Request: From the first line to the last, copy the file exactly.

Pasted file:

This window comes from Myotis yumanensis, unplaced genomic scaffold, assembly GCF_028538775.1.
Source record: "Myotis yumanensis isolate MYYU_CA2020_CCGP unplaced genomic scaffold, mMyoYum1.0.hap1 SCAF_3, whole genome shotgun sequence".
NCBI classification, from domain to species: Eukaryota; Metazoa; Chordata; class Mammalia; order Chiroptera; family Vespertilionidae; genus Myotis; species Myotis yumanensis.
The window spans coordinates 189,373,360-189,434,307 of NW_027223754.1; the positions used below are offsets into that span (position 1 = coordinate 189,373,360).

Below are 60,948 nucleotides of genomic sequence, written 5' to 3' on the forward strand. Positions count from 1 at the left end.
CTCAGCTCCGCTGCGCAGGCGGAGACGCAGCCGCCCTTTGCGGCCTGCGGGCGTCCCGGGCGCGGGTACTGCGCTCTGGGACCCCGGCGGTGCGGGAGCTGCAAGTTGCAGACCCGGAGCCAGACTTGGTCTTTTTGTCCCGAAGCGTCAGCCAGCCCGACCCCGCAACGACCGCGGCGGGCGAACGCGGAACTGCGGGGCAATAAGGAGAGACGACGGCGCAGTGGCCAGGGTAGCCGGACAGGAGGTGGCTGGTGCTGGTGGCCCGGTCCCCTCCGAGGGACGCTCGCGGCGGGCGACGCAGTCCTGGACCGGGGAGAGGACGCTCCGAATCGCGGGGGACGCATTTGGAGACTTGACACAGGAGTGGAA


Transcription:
This window comes from Myotis yumanensis, unplaced genomic scaffold, assembly GCF_028538775.1.
Source record: "Myotis yumanensis isolate MYYU_CA2020_CCGP unplaced genomic scaffold, mMyoYum1.0.hap1 SCAF_3, whole genome shotgun sequence".
NCBI classification, from domain to species: Eukaryota; Metazoa; Chordata; class Mammalia; order Chiroptera; family Vespertilionidae; genus Myotis; species Myotis yumanensis.
The window spans coordinates 189,373,360-189,434,307 of NW_027223754.1; the positions used below are offsets into that span (position 1 = coordinate 189,373,360).

Below are 60,948 nucleotides of genomic sequence, written 5' to 3' on the forward strand. Positions count from 1 at the left end.
CTCAGCTCCGCTGCGCAGGCGGAGACGCAGCCGCCCTTTGCGGCCTGCGGGCGTCCCGGGCGCGGGTACTGCGCTCTGGGACCCCGGCGGTGCGGGAGCTGCAAGTTGCAGACCCGGAGCCAGACTTGGTCTTTTTGTCCCGAAGCGTCAGCCAGCCCGACCCCGCAACGACCGCGGCGGGCGAACGCGGAACTGCGGGGCAATAAGGAGAGACGACGGCGCAGTGGCCAGGGTAGCCGGACAGGAGGTGGCTGGTGCTGGTGGCCCGGTCCCCTCCGAGGGACGCTCGCGGCGGGCGACGCAGTCCTGGACCGGGGAGAGGACGCTCCGAATCGCGGGGGACGCATTTGGAGACTTGACACAGGAGTGGAA